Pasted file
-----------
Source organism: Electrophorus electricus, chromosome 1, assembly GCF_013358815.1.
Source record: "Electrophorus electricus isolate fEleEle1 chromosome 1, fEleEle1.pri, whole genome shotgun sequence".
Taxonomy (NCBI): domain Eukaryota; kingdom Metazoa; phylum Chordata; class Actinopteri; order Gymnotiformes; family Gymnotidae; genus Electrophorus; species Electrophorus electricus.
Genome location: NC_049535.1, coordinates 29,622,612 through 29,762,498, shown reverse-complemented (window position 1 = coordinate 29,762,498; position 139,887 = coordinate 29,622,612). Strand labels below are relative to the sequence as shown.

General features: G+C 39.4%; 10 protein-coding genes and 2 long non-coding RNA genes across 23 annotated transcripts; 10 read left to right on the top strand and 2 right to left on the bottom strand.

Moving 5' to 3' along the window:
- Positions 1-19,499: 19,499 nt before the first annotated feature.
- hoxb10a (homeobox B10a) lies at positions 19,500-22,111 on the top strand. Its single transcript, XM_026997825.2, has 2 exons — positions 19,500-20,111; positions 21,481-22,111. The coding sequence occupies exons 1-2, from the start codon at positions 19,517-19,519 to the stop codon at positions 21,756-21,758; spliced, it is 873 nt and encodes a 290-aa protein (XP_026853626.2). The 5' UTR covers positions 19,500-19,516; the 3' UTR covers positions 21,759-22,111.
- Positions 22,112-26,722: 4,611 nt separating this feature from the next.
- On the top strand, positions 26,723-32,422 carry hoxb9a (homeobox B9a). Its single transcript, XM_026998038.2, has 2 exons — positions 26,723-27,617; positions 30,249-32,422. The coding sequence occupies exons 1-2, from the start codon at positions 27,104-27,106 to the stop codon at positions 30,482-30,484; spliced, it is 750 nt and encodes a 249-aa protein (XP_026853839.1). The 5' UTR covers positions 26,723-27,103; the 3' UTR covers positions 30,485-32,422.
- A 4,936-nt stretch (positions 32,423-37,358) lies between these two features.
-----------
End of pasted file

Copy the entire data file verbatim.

Source organism: Electrophorus electricus, chromosome 1, assembly GCF_013358815.1.
Source record: "Electrophorus electricus isolate fEleEle1 chromosome 1, fEleEle1.pri, whole genome shotgun sequence".
Taxonomy (NCBI): domain Eukaryota; kingdom Metazoa; phylum Chordata; class Actinopteri; order Gymnotiformes; family Gymnotidae; genus Electrophorus; species Electrophorus electricus.
Genome location: NC_049535.1, coordinates 29,622,612 through 29,762,498, shown reverse-complemented (window position 1 = coordinate 29,762,498; position 139,887 = coordinate 29,622,612). Strand labels below are relative to the sequence as shown.

General features: G+C 39.4%; 10 protein-coding genes and 2 long non-coding RNA genes across 23 annotated transcripts; 10 read left to right on the top strand and 2 right to left on the bottom strand.

Moving 5' to 3' along the window:
- Positions 1-19,499: 19,499 nt before the first annotated feature.
- hoxb10a (homeobox B10a) lies at positions 19,500-22,111 on the top strand. Its single transcript, XM_026997825.2, has 2 exons — positions 19,500-20,111; positions 21,481-22,111. The coding sequence occupies exons 1-2, from the start codon at positions 19,517-19,519 to the stop codon at positions 21,756-21,758; spliced, it is 873 nt and encodes a 290-aa protein (XP_026853626.2). The 5' UTR covers positions 19,500-19,516; the 3' UTR covers positions 21,759-22,111.
- Positions 22,112-26,722: 4,611 nt separating this feature from the next.
- On the top strand, positions 26,723-32,422 carry hoxb9a (homeobox B9a). Its single transcript, XM_026998038.2, has 2 exons — positions 26,723-27,617; positions 30,249-32,422. The coding sequence occupies exons 1-2, from the start codon at positions 27,104-27,106 to the stop codon at positions 30,482-30,484; spliced, it is 750 nt and encodes a 249-aa protein (XP_026853839.1). The 5' UTR covers positions 26,723-27,103; the 3' UTR covers positions 30,485-32,422.
- A 4,936-nt stretch (positions 32,423-37,358) lies between these two features.